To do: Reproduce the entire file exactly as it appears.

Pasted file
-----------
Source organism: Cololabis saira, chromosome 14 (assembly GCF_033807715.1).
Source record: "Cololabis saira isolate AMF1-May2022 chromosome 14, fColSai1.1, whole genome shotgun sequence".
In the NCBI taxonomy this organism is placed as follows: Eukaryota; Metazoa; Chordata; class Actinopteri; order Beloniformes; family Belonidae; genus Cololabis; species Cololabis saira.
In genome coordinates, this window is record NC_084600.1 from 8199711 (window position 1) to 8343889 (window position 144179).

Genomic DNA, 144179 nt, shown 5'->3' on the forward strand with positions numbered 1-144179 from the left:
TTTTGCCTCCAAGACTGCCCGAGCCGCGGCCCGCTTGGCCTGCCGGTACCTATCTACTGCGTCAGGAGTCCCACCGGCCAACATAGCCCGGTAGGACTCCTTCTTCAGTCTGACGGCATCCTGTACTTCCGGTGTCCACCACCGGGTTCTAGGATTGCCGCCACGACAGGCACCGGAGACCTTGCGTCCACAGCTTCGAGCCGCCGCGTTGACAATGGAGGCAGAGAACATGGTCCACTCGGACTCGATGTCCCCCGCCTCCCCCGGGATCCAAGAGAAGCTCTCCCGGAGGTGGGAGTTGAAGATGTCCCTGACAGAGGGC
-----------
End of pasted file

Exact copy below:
Source organism: Cololabis saira, chromosome 14 (assembly GCF_033807715.1).
Source record: "Cololabis saira isolate AMF1-May2022 chromosome 14, fColSai1.1, whole genome shotgun sequence".
In the NCBI taxonomy this organism is placed as follows: Eukaryota; Metazoa; Chordata; class Actinopteri; order Beloniformes; family Belonidae; genus Cololabis; species Cololabis saira.
In genome coordinates, this window is record NC_084600.1 from 8199711 (window position 1) to 8343889 (window position 144179).

Genomic DNA, 144179 nt, shown 5'->3' on the forward strand with positions numbered 1-144179 from the left:
TTTTGCCTCCAAGACTGCCCGAGCCGCGGCCCGCTTGGCCTGCCGGTACCTATCTACTGCGTCAGGAGTCCCACCGGCCAACATAGCCCGGTAGGACTCCTTCTTCAGTCTGACGGCATCCTGTACTTCCGGTGTCCACCACCGGGTTCTAGGATTGCCGCCACGACAGGCACCGGAGACCTTGCGTCCACAGCTTCGAGCCGCCGCGTTGACAATGGAGGCAGAGAACATGGTCCACTCGGACTCGATGTCCCCCGCCTCCCCCGGGATCCAAGAGAAGCTCTCCCGGAGGTGGGAGTTGAAGATGTCCCTGACAGAGGGC